Healing with horses
Retired thoroughbred racehorses are proving to be valuable and sensitive assets in the world of equine therapy, and counsellor Lisa Coffey has tapped into this, sharing her knowledge with those who need it.
“I came here in not a very good state. Physically and mentally, it’s given me the space and time to work out things and unravel,” recalled Cassandra Gatt.
“I was in a paddock with a few horses and I was really struggling physically walking, and this horse came and let me lean against him and we just walked together, up and down and around, and I cried. Because he not only knew that I needed that, he was there to support it. It’s quite amazing. I love horses now. I love them.”
Gatt is one of a number of Australians benefiting from equine-assisted psychotherapy at Racing Hearts on the Mornington Peninsula. The organisation is run by counsellor Lisa Coffey, who has worked in the racing industry for most of her life. Hailing from Ireland, where she worked as an apprentice jockey teacher, and at Aidan O’Brien’s stables helping fly his horses around the world among other jobs, Coffey ended up in Melbourne purely because of the Melbourne Cup. “The Melbourne Cup is just held in such high esteem in Europe,” she said. Her job search led her to Melbourne Cup-winning trainer Sheila Laxon, riding work at her stables in Seymour. A desire to experience racing in the city took her to Peter Moody’s stables, then to Racing Victoria and then into rehoming and retraining. This led to Racing Hearts, which combines her two areas of expertise – thoroughbred racehorses and counselling people towards better mental health.
She has a team of psychologists, counsellors, mental health nurses, early childhood education specialists and therapeutic riding coaches working with their clients. “Having a mix of specialist knowledge in mental health areas is incredibly beneficial as it gives us a wealth of treatment options to choose from. This is a much better approach for the clients as each has unique and individual needs, so we tailor each plan to suit those needs,” said Coffey.
“I describe equine-assisted psychotherapy as traditional counselling offered in a non-traditional way. It’s powerful when you connect people with horses,” said Coffey. “Some clients want to nut out challenges they face at work, at home or in a relationship. Other people fit somewhere on the full spectrum of mental health diagnoses. We might work in the paddock or in the arena, and horses are brought into sessions in different ways. Clients may sit near the horse or lead or groom a horse. But it’s far more than going into a paddock and patting ponies.
“While they’re with the horse, people become aware of the thoughts in their head, how those thoughts are impacting on their body and how things change for them when they are with the horse. They notice how the horse responds to their emotions. One woman noticed that when she had bad thoughts about herself, her body became rigid and the horse wouldn’t walk for her. When she changed her thinking to be more positive, the horse walked.”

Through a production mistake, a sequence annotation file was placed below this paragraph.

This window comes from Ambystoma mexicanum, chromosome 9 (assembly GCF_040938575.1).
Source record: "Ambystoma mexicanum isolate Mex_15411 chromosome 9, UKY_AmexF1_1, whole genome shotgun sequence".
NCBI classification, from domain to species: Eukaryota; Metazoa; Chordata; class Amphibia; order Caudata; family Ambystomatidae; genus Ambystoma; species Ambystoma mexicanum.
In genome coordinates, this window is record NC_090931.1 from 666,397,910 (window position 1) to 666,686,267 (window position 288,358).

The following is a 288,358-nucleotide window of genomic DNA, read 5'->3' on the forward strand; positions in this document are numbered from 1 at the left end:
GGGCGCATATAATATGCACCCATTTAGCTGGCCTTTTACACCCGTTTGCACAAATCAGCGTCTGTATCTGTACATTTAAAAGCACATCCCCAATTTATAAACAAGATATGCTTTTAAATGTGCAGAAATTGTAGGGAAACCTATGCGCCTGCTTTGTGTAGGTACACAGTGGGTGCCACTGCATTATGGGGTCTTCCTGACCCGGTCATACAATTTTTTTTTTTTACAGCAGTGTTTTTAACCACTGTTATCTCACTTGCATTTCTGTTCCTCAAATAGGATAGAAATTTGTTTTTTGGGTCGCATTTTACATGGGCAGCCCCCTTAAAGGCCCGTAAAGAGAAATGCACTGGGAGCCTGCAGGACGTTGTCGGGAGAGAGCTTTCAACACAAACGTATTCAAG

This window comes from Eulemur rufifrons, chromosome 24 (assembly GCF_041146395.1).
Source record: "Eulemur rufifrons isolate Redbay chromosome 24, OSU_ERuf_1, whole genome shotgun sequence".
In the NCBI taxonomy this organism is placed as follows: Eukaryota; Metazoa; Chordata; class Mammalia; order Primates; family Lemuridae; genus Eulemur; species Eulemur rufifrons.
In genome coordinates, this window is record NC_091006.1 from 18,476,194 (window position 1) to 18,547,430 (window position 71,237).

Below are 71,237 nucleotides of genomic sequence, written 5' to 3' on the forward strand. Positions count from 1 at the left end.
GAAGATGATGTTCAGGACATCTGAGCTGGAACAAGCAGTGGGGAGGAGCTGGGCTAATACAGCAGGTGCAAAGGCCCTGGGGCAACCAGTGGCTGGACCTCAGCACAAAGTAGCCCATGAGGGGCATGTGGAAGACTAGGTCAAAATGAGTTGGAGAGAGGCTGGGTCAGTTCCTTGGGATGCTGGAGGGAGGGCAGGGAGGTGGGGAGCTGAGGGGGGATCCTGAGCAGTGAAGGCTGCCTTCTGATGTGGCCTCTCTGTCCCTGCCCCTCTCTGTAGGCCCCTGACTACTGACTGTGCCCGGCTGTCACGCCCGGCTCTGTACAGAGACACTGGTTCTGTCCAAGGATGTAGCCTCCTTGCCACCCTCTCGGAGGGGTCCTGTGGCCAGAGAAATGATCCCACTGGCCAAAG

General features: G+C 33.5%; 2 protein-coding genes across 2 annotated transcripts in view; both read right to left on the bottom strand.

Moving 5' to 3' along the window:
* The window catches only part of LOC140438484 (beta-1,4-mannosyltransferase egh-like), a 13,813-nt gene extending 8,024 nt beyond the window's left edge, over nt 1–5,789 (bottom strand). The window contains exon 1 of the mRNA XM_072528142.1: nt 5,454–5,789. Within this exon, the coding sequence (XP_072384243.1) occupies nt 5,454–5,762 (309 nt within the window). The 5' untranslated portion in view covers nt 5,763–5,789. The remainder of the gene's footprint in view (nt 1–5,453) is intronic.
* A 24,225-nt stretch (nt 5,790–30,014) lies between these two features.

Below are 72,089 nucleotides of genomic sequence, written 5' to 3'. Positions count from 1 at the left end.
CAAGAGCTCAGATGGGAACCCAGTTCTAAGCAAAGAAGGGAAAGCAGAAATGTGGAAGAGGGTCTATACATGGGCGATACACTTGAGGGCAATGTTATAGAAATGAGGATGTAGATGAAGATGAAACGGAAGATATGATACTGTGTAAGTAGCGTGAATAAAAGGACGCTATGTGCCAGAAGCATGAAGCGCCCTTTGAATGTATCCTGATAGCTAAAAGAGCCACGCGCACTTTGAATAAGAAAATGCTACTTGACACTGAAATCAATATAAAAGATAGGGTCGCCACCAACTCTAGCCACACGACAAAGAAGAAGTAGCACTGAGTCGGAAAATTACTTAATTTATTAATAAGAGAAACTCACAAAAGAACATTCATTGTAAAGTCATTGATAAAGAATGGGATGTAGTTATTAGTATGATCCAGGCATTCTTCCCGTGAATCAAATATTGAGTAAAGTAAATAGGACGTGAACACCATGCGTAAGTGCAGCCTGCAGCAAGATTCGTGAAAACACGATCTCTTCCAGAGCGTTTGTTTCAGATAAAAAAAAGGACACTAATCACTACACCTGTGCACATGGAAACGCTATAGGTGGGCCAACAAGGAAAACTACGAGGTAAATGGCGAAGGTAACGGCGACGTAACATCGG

Coffey uses 12 retired racehorses (and is retraining four more) because of their versatility, trusting nature, and awareness.
"Awareness is a big part of what I do, and these horses are very responsive. They are very attuned to how a client is feeling and how they present."
“We have a Shetland pony for young clients, but when she cracks it, we have to put her away! I’ve never had that with racehorses.” One of Coffey’s therapy horses is Hissing Sid, a back-to-back Warrnambool Cup winner who retired from racing in 2015.
Sid has a slow and mellow nature. “Nothing is ever a hurry for Sid! He is great for settling nerves and working with clients who are nervous, because nothing fazes him,” said Coffey.
Sid, along with another horse, Lagerfeld, recently helped approximately 70 people in Warrnambool learn more about relieving anxiety and coping with life’s challenges. “These horses provided support to those participants that no human therapist could ever offer in the same powerful way,” said Coffey. “Feedback included feelings of being heard, no judgement, extreme calmness, clear minds, relaxed body, decreased heart rates, friendship, conversation, safe touch, support and protection. For a lot of kids, it was the first time they recall experiencing some of those feelings.”
Racing Hearts also runs a popular schools wellbeing program where 14 local schools currently attend the farm in school time, working through a program they have designed to link in with the Victorian Curriculum and its Personal and Social Capabilities Framework, complementing the wellbeing work already being done within the schools. They work on themes based on feedback from the school on the individual students’ needs, however, broader themes include emotional awareness, processing and expression, identification of boundaries and how to express them in a healthy way, how thoughts and feelings impact our bodies, our behaviour and those around us including how to deal with unexpected behaviour, clear communication and safe and healthy relationships. The schools receive funding from the education department and their local shires for the program.
Racing Hearts is also piloting a school incursion program until the end of 2021, where the horses are taken to schools for sessions with students selected by the school. “Graham Salisbury was a good friend of mine, and the passing of Graham and Subzero has left a big gap in how we share the special gifts that OTT horses have to offer us, with young people and the community. The work they did was genuinely incredible. We want to honor that work by continuing it in a similar way with the addition of mental health support for the participants. The program is free for schools and entirely funded by us,” said Coffey.